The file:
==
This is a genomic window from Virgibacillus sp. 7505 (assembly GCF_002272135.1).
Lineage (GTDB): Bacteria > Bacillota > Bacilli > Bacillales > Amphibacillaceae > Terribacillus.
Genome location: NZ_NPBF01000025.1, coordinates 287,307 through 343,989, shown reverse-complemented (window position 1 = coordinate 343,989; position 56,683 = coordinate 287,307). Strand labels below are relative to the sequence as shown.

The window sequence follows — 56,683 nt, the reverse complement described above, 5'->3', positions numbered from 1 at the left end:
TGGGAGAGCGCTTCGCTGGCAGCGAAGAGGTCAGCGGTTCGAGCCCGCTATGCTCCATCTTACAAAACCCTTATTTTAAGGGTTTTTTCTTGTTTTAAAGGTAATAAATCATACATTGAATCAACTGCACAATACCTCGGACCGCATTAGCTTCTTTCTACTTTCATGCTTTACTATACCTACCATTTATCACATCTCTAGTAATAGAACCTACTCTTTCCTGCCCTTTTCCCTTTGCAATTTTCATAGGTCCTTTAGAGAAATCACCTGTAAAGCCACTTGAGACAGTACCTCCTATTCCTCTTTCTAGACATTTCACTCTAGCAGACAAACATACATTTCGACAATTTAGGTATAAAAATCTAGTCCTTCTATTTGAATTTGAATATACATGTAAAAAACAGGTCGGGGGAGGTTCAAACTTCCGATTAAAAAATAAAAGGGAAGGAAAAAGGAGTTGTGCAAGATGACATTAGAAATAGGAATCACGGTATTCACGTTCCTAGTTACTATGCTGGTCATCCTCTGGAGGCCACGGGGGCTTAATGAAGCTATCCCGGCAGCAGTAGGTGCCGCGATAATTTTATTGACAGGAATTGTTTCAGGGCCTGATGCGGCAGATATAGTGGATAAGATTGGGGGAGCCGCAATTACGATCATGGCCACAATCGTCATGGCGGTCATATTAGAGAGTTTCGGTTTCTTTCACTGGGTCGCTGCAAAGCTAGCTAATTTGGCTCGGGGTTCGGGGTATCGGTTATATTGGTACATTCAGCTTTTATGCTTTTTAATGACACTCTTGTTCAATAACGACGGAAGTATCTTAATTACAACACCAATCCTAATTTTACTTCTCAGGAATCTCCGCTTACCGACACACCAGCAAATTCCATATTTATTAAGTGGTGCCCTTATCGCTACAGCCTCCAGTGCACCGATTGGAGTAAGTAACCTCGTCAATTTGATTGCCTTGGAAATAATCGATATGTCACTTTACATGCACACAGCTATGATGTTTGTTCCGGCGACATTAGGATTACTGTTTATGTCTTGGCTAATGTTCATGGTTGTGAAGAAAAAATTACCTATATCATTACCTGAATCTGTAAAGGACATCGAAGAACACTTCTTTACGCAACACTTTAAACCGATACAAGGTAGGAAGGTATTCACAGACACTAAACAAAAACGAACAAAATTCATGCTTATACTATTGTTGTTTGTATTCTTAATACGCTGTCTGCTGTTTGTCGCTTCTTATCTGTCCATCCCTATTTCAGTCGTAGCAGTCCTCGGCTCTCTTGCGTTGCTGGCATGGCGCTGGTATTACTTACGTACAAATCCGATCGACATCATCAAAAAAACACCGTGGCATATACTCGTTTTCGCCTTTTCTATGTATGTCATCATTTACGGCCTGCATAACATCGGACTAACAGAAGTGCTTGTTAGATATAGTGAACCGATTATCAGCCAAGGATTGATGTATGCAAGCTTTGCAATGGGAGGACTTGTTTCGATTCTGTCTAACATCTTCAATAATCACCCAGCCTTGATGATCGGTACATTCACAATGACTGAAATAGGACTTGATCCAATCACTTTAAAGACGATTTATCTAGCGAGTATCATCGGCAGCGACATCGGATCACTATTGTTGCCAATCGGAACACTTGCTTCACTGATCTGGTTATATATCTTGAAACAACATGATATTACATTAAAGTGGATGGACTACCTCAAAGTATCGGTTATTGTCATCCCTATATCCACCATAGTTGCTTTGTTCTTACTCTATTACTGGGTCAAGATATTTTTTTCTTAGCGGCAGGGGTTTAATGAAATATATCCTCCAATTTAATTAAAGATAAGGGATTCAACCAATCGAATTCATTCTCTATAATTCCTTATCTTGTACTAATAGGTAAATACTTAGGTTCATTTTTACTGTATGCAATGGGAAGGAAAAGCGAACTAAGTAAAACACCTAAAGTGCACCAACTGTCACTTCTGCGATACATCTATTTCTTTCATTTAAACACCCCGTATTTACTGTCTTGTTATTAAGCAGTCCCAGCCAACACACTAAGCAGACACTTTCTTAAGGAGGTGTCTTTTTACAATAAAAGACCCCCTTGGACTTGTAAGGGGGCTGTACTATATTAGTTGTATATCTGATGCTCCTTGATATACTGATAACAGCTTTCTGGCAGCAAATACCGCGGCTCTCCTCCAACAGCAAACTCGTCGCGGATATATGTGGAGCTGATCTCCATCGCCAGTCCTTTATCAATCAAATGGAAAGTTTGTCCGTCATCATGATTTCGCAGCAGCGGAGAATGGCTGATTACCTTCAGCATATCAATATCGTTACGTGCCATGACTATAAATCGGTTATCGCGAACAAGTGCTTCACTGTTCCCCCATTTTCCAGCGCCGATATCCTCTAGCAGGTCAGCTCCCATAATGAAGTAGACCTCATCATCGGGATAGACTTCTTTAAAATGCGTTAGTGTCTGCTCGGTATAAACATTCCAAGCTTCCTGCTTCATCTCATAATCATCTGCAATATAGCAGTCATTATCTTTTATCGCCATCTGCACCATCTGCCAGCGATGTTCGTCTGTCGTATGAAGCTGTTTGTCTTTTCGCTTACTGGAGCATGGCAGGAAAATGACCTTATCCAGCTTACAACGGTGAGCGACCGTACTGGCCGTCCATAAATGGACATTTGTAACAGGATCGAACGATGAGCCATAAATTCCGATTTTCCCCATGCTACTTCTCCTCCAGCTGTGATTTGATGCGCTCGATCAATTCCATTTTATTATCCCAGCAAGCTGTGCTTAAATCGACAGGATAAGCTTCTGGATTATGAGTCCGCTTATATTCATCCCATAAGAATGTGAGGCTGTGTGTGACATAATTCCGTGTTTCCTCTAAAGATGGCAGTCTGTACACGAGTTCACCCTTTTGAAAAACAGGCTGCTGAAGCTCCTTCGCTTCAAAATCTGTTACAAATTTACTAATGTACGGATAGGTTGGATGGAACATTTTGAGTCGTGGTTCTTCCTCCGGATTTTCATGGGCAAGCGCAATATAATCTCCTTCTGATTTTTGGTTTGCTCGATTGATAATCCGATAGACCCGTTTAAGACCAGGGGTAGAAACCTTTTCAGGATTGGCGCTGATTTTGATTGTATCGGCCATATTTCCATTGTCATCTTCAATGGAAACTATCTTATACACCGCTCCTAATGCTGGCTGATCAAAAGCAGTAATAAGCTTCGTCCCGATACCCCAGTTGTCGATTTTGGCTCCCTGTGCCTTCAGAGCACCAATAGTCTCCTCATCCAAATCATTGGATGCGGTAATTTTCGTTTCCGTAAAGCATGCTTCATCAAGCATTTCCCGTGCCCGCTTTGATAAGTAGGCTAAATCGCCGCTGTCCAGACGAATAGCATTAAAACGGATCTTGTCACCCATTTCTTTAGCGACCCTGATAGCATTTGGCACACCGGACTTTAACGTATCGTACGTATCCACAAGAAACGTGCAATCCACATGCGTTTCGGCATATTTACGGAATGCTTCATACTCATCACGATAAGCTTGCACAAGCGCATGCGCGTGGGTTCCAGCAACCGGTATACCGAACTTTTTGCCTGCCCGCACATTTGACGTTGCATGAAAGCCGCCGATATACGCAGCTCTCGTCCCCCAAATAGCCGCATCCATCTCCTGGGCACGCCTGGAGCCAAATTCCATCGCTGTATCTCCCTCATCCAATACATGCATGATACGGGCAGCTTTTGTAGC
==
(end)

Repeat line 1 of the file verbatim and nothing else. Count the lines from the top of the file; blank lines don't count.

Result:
This is a genomic window from Virgibacillus sp. 7505 (assembly GCF_002272135.1).